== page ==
Story by NHRA Division 1 Photographer Phil Hutchison
Photos by Diane Kubicke, David Smith, and Phil Hutchison
For our second installment of our NHRA Sportsman Racer Advisory Council (SRAC) series, Kent Hanley Stock/Super Stock rep took some time out to discuss his role on the board and his take on how it’s been going.
What made you volunteer to be the rep for Stock/Super Stock?
We had a great Rep with Evan Smith, he was very in tune with the sport and class racing when he moved to Florida. I was asked if I would be interested in running and I thought if I could help, and if I could make a difference, I would at least try. I am vested in the NHRA drag racing and have racing since 1976. I have a couple of cars and a son who has been racing Juniors for 8 years and now looking at getting into a big car. I want to see our sport continue to improve and grow.
What issues have you had?
I would guess that the Stock/ Super Stock group is the most active racers in our sport when it comes to rule changes, concerns, issues and challenges. With ever-changing rules and new combinations, it’s always in motion. The biggest challenge over the last few years is the reentry of factory built cars for Stock and Super Stock. It’s great to see Ford, Chrysler and now Chevy back in the sport but because our classes are all about parity, it’s thrown the racers quite a curve with the initial factory horsepower rating.
In handling all of the concerns of the racers with the new cars its been a little stressful. In order to accommodate and to quickly while accurately adjust the NHRA horse power to the new cars, a modified version of the Automatic Horsepower Factoring System ( AHFS) had to be created. Needless to say your never going to make everyone happy including the factories. That was one of the bigger issues and I must say I think the SRAC and NHRA worked very well together. We have a system that has made some very significant HP adjustments to the new car combinations and under factored combinations over the last 2 years
How have the other racers responded to your being their rep?
I think and hope positively. I try to listen to their concerns and get back to them on issues. The key in my eyes is communication. I, along with other SRAC reps have set up databases of active racers and keep them informed on things that are going on behind the scenes with periodic emails. Whether it’s walking the staging lanes taking surveys, or taking a poll over email, I get their opinions. This is not about my opinion or what I want, it’s about what the racers in D1 want and the majority rules. I feel my job is to communicate their ideas, suggestions and concerns to the committee and committee chair to represent them the best way I can.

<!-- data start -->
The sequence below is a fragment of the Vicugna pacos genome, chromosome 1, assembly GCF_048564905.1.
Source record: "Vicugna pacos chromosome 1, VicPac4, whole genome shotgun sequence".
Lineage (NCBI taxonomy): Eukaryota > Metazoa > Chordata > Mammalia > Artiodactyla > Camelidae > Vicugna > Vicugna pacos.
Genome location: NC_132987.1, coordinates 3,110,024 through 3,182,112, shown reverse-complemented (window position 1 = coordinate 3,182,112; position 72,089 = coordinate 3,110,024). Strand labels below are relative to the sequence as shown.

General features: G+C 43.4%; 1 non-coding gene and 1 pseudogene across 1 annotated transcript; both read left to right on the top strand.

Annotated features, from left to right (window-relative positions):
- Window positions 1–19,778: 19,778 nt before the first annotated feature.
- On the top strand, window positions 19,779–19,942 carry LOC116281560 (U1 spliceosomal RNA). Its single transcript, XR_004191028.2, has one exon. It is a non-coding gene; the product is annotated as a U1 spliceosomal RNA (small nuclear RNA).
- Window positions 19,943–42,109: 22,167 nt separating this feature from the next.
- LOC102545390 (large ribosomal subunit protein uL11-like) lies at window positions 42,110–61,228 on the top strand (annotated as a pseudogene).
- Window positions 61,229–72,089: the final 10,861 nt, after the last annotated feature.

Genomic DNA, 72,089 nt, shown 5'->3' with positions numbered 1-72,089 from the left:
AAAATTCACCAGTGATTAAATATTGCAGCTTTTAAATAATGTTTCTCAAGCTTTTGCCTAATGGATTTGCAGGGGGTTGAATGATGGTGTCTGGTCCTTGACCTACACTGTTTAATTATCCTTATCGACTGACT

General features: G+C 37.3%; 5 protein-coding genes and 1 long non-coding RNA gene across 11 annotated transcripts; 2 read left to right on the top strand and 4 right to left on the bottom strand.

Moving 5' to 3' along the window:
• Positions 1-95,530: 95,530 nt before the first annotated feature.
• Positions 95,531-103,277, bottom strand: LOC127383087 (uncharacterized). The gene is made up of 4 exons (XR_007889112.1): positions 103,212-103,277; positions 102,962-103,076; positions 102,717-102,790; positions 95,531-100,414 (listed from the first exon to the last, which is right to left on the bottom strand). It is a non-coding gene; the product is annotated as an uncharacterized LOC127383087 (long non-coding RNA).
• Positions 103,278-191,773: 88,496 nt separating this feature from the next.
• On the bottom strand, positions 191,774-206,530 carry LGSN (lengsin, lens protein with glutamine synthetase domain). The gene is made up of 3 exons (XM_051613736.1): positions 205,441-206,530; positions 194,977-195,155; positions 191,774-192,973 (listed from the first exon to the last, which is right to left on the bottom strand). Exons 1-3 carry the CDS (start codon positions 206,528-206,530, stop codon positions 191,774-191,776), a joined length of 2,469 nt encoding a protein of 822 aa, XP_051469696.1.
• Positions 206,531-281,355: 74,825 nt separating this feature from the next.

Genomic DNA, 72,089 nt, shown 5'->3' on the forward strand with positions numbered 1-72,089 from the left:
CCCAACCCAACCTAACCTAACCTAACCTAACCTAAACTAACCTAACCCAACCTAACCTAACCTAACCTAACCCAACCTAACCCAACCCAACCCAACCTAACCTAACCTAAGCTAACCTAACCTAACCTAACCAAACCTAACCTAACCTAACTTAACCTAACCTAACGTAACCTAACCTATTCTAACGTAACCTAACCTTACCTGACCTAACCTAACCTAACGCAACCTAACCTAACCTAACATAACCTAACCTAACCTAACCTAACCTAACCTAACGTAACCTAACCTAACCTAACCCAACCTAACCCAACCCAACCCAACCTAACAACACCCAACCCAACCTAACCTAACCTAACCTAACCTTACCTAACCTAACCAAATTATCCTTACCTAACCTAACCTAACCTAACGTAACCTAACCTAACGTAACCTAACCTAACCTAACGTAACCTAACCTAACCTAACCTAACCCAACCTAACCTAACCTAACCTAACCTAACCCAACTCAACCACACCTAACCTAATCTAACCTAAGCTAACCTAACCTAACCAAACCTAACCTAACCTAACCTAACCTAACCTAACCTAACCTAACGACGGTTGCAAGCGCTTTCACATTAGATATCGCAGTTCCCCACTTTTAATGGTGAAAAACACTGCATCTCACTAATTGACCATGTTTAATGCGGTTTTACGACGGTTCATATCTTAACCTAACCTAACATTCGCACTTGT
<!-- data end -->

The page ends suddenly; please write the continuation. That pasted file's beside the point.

Has this position helped the racers and the NHRA?
Absolutely! I also think it’s a work in progress. When I first got on the committee there was very little communication between committee members let alone with some NHRA official outside of Bob Lang. We had a great meeting with Graham Light who shared with us, he wants this program to work and feels it’s a valuable asset. The only problem was there was no follow-up from that original meeting. Since it seemed like it wasn’t going anywhere on a national level, Bob took it upon himself to organize meetings with just the D1 reps with a plan to make D1 the best place to race.
Since then with Bob pushing and with meetings with NHRA Vice President of Technical Operations Glen Grey at Indy in 2010, the group is now having monthly conference calls with all the SRAC reps, the chairman of the committee, Dave Mohn and most recently the head of the Stock/Super stock committee in California. So yes, I would say it’s benefiting both the racers and NHRA. We have moved forward in the past 4 years. I am very optimistic that it will only continue to improve as long as we are respectful and carry on in a business like manner.
Did the group have any input for the Stock Shootout at Indy?
What do you see in the future of NHRA Sportsman Racing?
In my personal opinion, I think sportsman racing has to be concerned about the rising costs of the sport. As much as we want to go fast and try the latest and greatest, everything keeps getting more and more expensive and we have to be concerned we don’t price the sport out. There are lots of options for racers these days between great local bracket programs to great regional sportsman racing associations and events . We have a couple of the best in the nation right here in D1, like the All Star Racing Association, East Coast Stock Super Stock Association and the Combo in the Hills.
D1 has the best and the biggest group of Stock Super Stock racers in the country they live and die by the sport of NHRA drag racing. All you have to do is look at the entry lists of the D1 races vs. any of the other divisions (yes I know D3 and others will take offense to this one ). Bottom line is as long as we can keep the costs down and make the sport affordable for more family and racers, I think the sport will grow as the economy does. I do think we need to get our Junior cars and program more involved in the Lucas Series so we don’t lose all those great kids to other forms for drag racing. The sport can never have enough of the younger generation involved even if they do beat up on us on the track.
As for the future of the SRAC, I see it just getting better. I say that because of the conference calls, email updates, the SRAC using internal NHRA forms to submit requests, a good and well balanced group of SRAC reps, NHRA Chairs participating on the calls and via email. So yes it is moving forward and I am glad to see it. We all need a good communication vehicle so we can all enjoy this great sport.